Leaders Push Plan For College Campus

University branch proposal spurs heavy maneuvering

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The potential for a four-year college in Payson, which local leaders have been pushing for years, ballooned recently when Arizona State University’s president reportedly pushed for small, regional campuses around the state.

The idea remains only a possibility for now, and local advocates are talking carefully lest the delicate political balance falls against Payson.

Ultimately, the potential exists for a 3,000-student, four-year satellite campus of a state-run university, advocates say. Three sites have been identified as “acceptable” in Payson, said Mayor Kenny Evans.

He declined to specify which sites or which university could serve Rim Country.

Gila Community College board member Larry Stephenson said a four-year campus could complement existing programs.

“This is definitely thinking outside of the box,” said Stephenson.

The growing expense of maintaining administration for huge, city-sized campuses is becoming too large for the state to bear, and smaller campuses could potentially reduce the cost to students as well, Evans said. Simultaneously, the boost would offer more education and economic stimulus to Payson while complementing the existing Gila Community College.

ASU President Michael Crow proposed at a recent Arizona Board of Regents meeting that his college build several small, four-year universities around the state, with the ASU name, The Arizona Republic reported.

The idea departs from traditional ideas of education, Evans said, adding that model is broken. Administrative costs for the collegiate metropolises outpace the schools’ abilities to provide affordable education. Also, urban construction costs more than in rural areas. The result: high tuitions for both students and the state.

Smaller campuses would make college more affordable and accessible, Evans said. The college could work in tandem with Gila Community College, and not against it, he added.

Stephenson agreed. “The concept is intriguing and it would have to be well thought out by both the community college, GCC, and the four-year school — ASU or whoever it may be,” he said.

Both Stephenson and Evans, along with the others working to bring a college to Payson, said they were speaking of the proposal as residents, and not in their official capacities.

The proposal is extraordinarily delicate. “There are huge political, regulatory and institutional challenges that still need to be addressed,” Evans said. “Many of these negotiations are very sensitive, they’re multi-faceted and they will require a great deal of statesmanship.”

Evans said leaders at every level are discussing the project — educators, politicians and other industry leaders — but none of them are working in an official capacity.

Local leaders have worked “in earnest” since 2002 to expand the northern part of the county’s higher education possibilities.

The consensus among those local leaders is that a four-year college is needed to complement GCC. Two- and four-year institutions serve different needs, and Stephenson advocated for Payson’s potential campus to have focus.

The possible Rim Country college should, “take a handful of things and do them well, rather than be all things to all people,” he said. A program that truly excels could not only draw students from around the state, but it could also garner nationwide acclaim.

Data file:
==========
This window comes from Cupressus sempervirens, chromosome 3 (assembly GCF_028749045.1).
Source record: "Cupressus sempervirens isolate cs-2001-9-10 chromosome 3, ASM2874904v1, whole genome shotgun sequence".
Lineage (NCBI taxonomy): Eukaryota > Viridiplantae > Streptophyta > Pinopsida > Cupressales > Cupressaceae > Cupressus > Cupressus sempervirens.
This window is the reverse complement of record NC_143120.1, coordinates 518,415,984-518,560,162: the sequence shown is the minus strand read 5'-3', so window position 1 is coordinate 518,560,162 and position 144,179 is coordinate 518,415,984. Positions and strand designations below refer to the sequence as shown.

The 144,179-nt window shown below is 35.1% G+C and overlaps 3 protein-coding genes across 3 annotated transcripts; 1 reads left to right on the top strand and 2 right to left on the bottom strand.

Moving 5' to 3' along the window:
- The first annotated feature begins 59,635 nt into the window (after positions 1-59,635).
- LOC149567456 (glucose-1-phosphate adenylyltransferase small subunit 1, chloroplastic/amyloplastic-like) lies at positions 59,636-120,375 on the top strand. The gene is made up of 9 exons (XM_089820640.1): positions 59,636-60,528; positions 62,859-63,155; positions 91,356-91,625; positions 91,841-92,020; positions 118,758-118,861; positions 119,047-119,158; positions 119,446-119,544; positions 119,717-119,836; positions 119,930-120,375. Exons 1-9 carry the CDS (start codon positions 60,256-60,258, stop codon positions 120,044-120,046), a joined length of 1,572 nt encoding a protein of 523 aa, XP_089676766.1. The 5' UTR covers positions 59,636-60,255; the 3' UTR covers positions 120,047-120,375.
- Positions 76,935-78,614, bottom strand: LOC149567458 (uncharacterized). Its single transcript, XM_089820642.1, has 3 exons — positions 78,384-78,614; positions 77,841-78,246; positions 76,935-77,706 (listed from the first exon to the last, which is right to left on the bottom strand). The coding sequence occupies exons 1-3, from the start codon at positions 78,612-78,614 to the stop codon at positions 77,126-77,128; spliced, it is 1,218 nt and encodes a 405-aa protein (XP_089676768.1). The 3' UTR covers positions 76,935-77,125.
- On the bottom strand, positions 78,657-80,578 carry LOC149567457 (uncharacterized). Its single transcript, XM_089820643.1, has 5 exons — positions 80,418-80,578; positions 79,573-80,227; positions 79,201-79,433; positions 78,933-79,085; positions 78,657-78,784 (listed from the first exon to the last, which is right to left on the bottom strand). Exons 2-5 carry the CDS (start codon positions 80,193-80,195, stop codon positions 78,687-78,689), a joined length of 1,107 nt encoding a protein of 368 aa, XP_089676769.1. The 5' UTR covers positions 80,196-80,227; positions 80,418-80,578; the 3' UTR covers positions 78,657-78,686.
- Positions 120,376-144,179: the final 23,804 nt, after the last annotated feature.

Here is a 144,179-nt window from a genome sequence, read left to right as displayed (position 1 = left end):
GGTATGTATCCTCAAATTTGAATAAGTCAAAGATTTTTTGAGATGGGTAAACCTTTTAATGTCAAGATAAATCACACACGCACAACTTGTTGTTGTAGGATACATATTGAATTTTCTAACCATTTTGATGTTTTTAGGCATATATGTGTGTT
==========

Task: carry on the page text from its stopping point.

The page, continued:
“If it’s just another French literature program, it won’t get too many people excited,” Stephenson said.

GCC owns roughly 50 acres, 40 of which now sits unused. The state helped buy the land and stipulated that its sole use would be education. Stephenson didn’t know if that original stipulation changed. The board has been asked to share the land before, Stephenson said, although he didn’t say explicitly if the college would be willing to share with a possible university.

“The college campus is, given the lack of land in Payson, a tremendous resource if done right,” Stephenson said.

Evans said a confluence of factors — the recent acquisition of water rights and a road from the Valley to Payson that can handle high traffic — has made this moment ripe.

“Call it fate, call it whatever you want to call it,” Evans said.

However, he was quick to add, “it may not be in the future. We know it hasn’t been in the past.”

Money could simultaneously postpone and push the idea. The state’s ability to finance new buildings is unknown. However, Evans said a financial push exists to roll out these miniature universities to cut state costs. Educating a student at one of the regional colleges could cost half as much as at an existing university, according to Evans.

It is possible for a campus, though not necessarily in Payson, to open by fall 2009. Evans said that would likely be a rudimentary campus, perhaps classes in existing buildings.

“I see things moving more slowly than that, but I’m a farmer, not a builder,” he said.

A school could attract environmentally-friendly, high paying businesses, said Evans.

Payson’s high number of senior citizens could also contribute to the lure, he added.

The college could offer the “best of both worlds” — that of a college town along with Payson’s existing rural, relaxed ambience.

Talks are continuing and no proposal is yet set to appear on an agenda of the Arizona Board of Regents.

So how likely is it? “If this core group of people sticks together and continues to promote the idea, it’s a very likely possibility,” Evans said. “If we want to sit down and argue, you drop it down from probably to possible to long shot and I really think that’s up to Payson.”

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